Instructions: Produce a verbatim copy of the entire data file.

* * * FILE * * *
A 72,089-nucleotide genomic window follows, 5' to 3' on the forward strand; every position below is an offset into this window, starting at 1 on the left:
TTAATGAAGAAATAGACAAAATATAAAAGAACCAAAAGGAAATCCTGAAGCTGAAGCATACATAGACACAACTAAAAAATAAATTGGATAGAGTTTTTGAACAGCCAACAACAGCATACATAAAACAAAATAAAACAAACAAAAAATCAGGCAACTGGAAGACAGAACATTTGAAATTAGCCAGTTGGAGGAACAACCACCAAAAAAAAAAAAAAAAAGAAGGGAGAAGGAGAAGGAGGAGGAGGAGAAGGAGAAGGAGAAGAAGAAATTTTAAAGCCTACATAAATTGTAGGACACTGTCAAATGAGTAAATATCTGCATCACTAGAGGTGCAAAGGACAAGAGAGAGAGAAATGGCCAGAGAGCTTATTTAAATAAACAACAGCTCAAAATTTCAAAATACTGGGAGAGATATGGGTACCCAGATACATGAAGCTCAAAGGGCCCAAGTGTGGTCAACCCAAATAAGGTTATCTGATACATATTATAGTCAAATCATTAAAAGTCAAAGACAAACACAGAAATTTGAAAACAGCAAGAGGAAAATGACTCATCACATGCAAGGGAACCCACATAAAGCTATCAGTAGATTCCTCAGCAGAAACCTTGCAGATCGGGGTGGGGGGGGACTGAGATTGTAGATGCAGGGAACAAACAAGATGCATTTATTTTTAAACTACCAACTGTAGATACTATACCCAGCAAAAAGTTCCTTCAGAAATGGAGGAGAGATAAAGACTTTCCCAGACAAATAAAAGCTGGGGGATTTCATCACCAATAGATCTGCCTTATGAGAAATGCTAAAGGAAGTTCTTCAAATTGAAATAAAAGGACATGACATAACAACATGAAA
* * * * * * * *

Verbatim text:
A 72,089-nucleotide genomic window follows, 5' to 3' on the forward strand; every position below is an offset into this window, starting at 1 on the left:
TTAATGAAGAAATAGACAAAATATAAAAGAACCAAAAGGAAATCCTGAAGCTGAAGCATACATAGACACAACTAAAAAATAAATTGGATAGAGTTTTTGAACAGCCAACAACAGCATACATAAAACAAAATAAAACAAACAAAAAATCAGGCAACTGGAAGACAGAACATTTGAAATTAGCCAGTTGGAGGAACAACCACCAAAAAAAAAAAAAAAAAGAAGGGAGAAGGAGAAGGAGGAGGAGGAGAAGGAGAAGGAGAAGAAGAAATTTTAAAGCCTACATAAATTGTAGGACACTGTCAAATGAGTAAATATCTGCATCACTAGAGGTGCAAAGGACAAGAGAGAGAGAAATGGCCAGAGAGCTTATTTAAATAAACAACAGCTCAAAATTTCAAAATACTGGGAGAGATATGGGTACCCAGATACATGAAGCTCAAAGGGCCCAAGTGTGGTCAACCCAAATAAGGTTATCTGATACATATTATAGTCAAATCATTAAAAGTCAAAGACAAACACAGAAATTTGAAAACAGCAAGAGGAAAATGACTCATCACATGCAAGGGAACCCACATAAAGCTATCAGTAGATTCCTCAGCAGAAACCTTGCAGATCGGGGTGGGGGGGGACTGAGATTGTAGATGCAGGGAACAAACAAGATGCATTTATTTTTAAACTACCAACTGTAGATACTATACCCAGCAAAAAGTTCCTTCAGAAATGGAGGAGAGATAAAGACTTTCCCAGACAAATAAAAGCTGGGGGATTTCATCACCAATAGATCTGCCTTATGAGAAATGCTAAAGGAAGTTCTTCAAATTGAAATAAAAGGACATGACATAACAACATGAAA